People who drink too much and those with higher household incomes would pay more following an increase in state alcohol taxes than those who drink less and have lower household incomes, according to a new study led by researchers at Boston Medical Center (BMC) and published today in the journal Preventing Chronic Disease, a publication of the CDC.
Across all states, excessive drinkers would pay more than 5 times as much as nonexcessive drinkers on a per-person basis, and would pay nearly $3 in $4 of the increased cost of alcohol following the state alcohol tax increases examined in the study. Even the largest hypothetical tax increase ($0.25 per drink) would cost those who don't drink excessively an average of less than $10 per year. Additionally, the study found that drinkers who were non-Hispanic whites and those with higher household incomes would pay higher per capita costs than people with lower incomes and racial minorities, reflecting the fact that those with financial means tend to drink more than their counterparts.
"This study shows that, contrary to popular opinion, alcohol tax increases don't unfairly burden those who drink less or are financially disadvantaged," said Tim Naimi, MD, MPH, physician and alcohol epidemiologist at BMC who is the lead author of the study. "This is important because many studies have found that raising the cost of alcohol through taxation greatly reduces excessive drinking and alcohol-related harms."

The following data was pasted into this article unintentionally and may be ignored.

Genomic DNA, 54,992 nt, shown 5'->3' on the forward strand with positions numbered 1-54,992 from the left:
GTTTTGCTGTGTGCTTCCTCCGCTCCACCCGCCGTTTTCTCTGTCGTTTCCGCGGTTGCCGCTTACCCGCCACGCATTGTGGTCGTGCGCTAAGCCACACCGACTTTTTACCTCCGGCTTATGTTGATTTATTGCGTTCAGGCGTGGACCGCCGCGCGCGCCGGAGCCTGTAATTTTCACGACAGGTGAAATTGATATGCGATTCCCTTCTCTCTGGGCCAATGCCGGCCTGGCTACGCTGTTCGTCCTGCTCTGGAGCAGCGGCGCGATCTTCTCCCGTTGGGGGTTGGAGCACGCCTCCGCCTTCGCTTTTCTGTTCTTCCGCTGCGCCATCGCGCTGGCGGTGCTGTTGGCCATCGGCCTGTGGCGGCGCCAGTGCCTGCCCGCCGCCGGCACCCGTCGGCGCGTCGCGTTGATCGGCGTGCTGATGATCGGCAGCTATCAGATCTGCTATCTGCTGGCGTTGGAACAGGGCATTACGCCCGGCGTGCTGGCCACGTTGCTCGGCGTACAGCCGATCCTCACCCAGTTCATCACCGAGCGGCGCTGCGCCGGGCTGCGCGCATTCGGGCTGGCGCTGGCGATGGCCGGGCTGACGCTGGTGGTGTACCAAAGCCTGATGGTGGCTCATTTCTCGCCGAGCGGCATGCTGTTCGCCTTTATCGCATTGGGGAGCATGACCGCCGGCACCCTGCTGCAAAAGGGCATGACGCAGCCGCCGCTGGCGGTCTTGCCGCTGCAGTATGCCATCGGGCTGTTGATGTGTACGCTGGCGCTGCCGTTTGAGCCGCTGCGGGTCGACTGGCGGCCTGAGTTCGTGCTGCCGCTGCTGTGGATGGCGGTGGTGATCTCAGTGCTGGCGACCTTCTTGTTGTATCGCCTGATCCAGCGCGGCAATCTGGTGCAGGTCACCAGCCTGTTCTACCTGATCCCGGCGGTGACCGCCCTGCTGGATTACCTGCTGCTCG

Excessive alcohol consumption is responsible for approximately 88,000 deaths in the U.S. each year, including 1 in 10 total deaths among working-age adults, and cost the U.S. about $249 billion, or $2.05/drink in 2010, according to the CDC. For the purposes of this study, excessive drinking included binge drinking (four or more drinks on an occasion for women, five or more drinks on an occasion for men); consuming eight or more drinks a week for women or 15 or more drinks a week for men; or any alcohol use by those under the minimum legal drinking age of 21. Non-excessive drinkers may have consumed alcohol, but did so at levels below those used to define excessive drinking. Overall, about 1 in 5 U.S. adults were classified as excessive drinkers, and about 1 in 3 were classified as non-excessive drinkers. About 45% of U.S. adults were non-drinkers, who would not be affected by an alcohol tax increase.
Researchers determined the change in the net cost of alcohol in all 50 states by studying a series of hypothetical alcohol tax increases ($0.05, $0.10, $0.25 per drink) to people based on drinking pattern and other characteristics using data from the 2011 Behavioral Risk Factor Surveillance System, IMPACT Databank and the Alcohol Policy Information System.
"It is our hope that we can use this valuable information to educate policymakers and inform evidence-based public health practice to reduce excessive alcohol use and related harms," Naimi said. "It could also reduce the gap between the amount we pay in alcohol-related costs compared to the amount of revenue generated from alcohol taxes."
More information: Timothy S. Naimi et al. Who Would Pay for State Alcohol Tax Increases in the United States?, Preventing Chronic Disease (2016). DOI: 10.5888/pcd13.150450
Provided by Boston University Medical Center